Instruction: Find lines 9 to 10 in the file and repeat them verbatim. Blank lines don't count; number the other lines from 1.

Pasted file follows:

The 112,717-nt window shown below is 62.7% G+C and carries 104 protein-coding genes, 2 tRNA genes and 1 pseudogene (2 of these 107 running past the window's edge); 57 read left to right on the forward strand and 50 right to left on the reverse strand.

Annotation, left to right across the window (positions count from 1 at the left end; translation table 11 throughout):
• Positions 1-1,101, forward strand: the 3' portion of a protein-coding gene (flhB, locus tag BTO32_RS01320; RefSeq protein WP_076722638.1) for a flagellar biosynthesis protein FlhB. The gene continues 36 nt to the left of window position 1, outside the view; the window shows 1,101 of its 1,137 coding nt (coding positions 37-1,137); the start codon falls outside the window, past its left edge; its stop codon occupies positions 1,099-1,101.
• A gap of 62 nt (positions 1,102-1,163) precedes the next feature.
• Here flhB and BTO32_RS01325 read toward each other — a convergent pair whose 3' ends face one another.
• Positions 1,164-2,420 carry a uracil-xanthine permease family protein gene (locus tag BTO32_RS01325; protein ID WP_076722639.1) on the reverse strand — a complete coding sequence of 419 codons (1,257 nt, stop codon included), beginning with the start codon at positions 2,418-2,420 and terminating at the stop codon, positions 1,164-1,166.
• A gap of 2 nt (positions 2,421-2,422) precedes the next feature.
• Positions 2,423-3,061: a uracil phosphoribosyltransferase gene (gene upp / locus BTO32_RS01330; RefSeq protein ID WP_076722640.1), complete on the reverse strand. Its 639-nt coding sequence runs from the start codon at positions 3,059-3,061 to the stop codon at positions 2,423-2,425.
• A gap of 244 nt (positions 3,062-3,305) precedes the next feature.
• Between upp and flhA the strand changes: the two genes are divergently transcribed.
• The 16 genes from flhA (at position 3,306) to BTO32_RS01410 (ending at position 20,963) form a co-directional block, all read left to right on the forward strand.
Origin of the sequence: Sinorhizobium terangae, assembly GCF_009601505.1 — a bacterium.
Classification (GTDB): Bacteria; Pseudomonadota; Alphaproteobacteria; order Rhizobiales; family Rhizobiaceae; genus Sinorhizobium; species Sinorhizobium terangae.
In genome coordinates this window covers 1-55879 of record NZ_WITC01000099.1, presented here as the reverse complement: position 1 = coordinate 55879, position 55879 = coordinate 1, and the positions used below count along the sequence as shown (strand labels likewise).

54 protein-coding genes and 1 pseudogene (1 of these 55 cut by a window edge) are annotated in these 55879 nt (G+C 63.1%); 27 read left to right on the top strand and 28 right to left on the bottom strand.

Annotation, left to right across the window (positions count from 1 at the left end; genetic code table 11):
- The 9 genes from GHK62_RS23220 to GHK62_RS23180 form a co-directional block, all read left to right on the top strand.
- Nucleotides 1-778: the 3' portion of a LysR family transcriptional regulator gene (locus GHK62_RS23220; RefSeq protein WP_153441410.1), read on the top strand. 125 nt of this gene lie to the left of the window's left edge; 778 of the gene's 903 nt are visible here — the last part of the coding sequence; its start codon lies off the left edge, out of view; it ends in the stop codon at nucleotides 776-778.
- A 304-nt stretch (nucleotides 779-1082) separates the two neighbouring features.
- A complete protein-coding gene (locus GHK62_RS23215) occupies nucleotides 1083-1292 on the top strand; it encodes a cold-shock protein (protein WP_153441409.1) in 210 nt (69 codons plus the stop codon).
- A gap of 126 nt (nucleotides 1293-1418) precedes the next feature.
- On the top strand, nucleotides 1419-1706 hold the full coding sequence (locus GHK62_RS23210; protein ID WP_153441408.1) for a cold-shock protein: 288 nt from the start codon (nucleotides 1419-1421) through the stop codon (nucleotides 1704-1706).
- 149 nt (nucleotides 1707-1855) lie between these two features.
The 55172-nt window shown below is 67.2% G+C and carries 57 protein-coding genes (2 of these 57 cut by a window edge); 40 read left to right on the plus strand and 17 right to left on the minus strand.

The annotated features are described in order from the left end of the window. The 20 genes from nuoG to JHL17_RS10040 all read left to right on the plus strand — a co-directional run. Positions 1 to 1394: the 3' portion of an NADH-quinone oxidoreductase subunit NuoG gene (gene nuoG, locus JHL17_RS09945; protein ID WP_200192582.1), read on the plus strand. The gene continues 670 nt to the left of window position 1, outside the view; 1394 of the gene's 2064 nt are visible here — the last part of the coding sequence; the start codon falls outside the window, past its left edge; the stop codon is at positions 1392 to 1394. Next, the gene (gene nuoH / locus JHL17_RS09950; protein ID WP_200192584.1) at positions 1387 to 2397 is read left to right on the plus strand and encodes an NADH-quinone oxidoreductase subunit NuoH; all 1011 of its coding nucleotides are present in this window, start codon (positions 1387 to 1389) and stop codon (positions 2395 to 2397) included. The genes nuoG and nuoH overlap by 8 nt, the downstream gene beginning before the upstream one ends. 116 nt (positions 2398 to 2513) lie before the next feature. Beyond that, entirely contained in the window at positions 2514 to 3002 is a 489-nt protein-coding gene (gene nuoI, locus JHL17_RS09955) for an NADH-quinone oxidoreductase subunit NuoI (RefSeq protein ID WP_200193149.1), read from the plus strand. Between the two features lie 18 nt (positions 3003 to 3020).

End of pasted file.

• A gap of 244 nt (positions 3,062-3,305) precedes the next feature.
• Between upp and flhA the strand changes: the two genes are divergently transcribed.